West Coast blogger Kyle German has mixed feelings about the departure of Canadian PGA executive director Steve Carroll after five years on the job. German got to know Carroll during his 12 years as executive director of the British Columbia PGA. German says Caroll brought class and professionalism to whatever post he held, but will be a success in his future endeavours:
I’ve known Steve Carroll for quite awhile. I joined in 1994 and he was head of our association then.
He was always a guy who showed the utmost in professionalism and, if you needed anything or if you needed someone to talk to, you could always count on Steve. With the head of an association, I don’t think that’s very common.
I don’t know how many guys in the association really knew that or took advantage of it, but I did on a number of occasions.
I had an issue in the late 1990s and I didn’t know how to deal with it or who to turn to, so I gave Steve a call. He said, `Why don’t you come to the office?’ and we chatted for about an hour.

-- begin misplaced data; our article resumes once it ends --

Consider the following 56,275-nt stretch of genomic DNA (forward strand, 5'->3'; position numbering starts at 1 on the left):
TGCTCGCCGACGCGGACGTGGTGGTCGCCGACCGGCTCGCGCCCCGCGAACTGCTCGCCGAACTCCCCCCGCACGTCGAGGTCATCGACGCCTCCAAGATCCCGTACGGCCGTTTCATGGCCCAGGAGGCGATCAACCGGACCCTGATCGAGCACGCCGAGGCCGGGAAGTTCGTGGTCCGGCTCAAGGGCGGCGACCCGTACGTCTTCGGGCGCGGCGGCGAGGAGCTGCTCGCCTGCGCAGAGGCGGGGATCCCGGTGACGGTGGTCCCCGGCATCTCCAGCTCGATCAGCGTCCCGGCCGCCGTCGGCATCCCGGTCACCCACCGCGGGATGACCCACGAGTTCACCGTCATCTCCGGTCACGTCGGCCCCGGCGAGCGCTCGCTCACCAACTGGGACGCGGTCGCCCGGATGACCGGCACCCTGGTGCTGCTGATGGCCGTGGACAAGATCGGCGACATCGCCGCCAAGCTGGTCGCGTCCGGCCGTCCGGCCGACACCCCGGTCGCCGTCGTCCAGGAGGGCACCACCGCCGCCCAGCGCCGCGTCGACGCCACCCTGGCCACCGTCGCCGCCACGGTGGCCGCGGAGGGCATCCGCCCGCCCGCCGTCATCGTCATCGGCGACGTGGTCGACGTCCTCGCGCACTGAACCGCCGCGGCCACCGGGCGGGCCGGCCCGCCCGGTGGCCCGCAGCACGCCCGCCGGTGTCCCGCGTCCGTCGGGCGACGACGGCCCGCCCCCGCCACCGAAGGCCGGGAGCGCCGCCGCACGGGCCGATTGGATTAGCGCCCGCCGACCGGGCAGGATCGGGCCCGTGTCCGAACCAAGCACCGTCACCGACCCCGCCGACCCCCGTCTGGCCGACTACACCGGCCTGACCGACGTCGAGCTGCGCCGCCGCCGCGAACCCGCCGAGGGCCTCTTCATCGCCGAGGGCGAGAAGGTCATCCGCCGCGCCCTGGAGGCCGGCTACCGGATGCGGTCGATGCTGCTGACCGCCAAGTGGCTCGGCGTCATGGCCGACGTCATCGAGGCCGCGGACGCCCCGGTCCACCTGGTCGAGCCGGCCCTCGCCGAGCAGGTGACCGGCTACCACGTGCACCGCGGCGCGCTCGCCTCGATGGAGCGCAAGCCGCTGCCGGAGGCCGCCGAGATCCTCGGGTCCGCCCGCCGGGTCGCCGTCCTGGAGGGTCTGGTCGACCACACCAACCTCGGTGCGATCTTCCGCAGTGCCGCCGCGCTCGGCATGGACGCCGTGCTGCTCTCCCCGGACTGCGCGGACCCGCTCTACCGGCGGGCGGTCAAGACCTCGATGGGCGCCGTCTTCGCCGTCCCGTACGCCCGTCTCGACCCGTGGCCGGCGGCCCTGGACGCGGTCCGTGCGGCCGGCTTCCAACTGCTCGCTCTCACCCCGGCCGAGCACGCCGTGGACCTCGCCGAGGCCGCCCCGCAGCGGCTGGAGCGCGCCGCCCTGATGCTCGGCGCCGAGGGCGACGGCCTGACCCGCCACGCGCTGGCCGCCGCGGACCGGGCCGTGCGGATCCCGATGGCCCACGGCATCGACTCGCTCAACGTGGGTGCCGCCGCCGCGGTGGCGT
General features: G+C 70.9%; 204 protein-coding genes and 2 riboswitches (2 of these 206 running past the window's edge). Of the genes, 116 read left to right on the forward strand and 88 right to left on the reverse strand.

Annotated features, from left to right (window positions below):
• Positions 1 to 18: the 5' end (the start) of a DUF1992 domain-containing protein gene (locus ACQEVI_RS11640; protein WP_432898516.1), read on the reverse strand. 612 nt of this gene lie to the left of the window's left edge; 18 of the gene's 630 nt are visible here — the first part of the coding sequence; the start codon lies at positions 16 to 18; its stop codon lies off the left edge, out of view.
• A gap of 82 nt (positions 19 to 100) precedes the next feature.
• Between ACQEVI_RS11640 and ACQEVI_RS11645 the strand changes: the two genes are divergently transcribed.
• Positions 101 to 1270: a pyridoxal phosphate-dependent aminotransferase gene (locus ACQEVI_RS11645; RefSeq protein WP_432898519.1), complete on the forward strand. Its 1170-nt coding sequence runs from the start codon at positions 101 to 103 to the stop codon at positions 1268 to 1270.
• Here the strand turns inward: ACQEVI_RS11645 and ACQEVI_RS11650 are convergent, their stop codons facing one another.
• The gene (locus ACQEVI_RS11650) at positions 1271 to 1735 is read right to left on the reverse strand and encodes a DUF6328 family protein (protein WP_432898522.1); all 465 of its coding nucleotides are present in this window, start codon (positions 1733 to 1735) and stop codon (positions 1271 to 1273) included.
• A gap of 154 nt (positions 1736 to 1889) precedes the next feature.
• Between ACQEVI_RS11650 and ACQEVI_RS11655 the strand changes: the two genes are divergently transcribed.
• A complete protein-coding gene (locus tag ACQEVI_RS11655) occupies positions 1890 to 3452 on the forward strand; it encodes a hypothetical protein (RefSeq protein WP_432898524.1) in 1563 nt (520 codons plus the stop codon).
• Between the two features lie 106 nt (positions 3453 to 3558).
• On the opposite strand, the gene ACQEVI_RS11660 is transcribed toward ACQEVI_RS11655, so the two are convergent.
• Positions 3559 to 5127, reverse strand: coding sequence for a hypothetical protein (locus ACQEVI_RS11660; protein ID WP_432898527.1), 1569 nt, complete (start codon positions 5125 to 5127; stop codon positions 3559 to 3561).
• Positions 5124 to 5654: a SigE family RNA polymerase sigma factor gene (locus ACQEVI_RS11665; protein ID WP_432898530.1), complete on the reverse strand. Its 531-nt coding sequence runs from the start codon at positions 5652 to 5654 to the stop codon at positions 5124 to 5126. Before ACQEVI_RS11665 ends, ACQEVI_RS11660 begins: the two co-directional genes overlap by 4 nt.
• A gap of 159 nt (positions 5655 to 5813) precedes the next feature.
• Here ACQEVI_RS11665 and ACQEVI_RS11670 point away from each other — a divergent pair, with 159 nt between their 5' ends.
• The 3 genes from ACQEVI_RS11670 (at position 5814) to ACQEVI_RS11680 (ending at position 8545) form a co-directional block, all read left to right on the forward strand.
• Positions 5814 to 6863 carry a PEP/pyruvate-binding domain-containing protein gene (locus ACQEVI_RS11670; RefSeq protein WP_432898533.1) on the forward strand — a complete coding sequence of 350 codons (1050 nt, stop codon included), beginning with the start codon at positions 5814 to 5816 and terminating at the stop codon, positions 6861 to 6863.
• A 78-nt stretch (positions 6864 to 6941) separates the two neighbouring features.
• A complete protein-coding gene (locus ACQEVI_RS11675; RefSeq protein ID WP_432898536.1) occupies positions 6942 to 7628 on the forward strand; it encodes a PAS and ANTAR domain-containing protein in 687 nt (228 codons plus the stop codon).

I walked in the office feeling pretty bad and I left feeling great. That’s the kind of guy he was and still is and he will take that wherever he goes.
Obviously, in the roles he’s had over the last 15 to 20 years, he’s had a lot of tough things to go through and he’s always handled them with class and a lot of dignity. I think he’s accomplished some great things at both the zone level and the national level.
One of those is the PACE initiative that’s been put forward by the national board to get more members, retain more members, to educate and strengthen the association.
The first time it was proposed, there was a lot of resistance to it and it didn’t pass. Steve was passionate enough about how important is for the association and how much better it was going to make the association that he didn’t sink his head and let it go.
Instead, he brought it back up and they reworked it and it’s ready to go to a vote again early next year. I have faith that it will go through this time, with a lot of credit going to Steve.
He does things that aren’t necessarily the easiest things to do, but he’s always done things that were in the best interest of the association and its members.
A true leader often gets beaten up because of the things you do, but you do them because they’re the right things to do. That’s what Steve did at the provincial and national levels.
I’m not sure where Steve will end up, but he won’t be a free agent for long. I think he’ll get snapped up in the free agent market in a heartbeat and whoever gets him is going to be lucky. In a short period of time, whoever gets him will be better off than before he got there.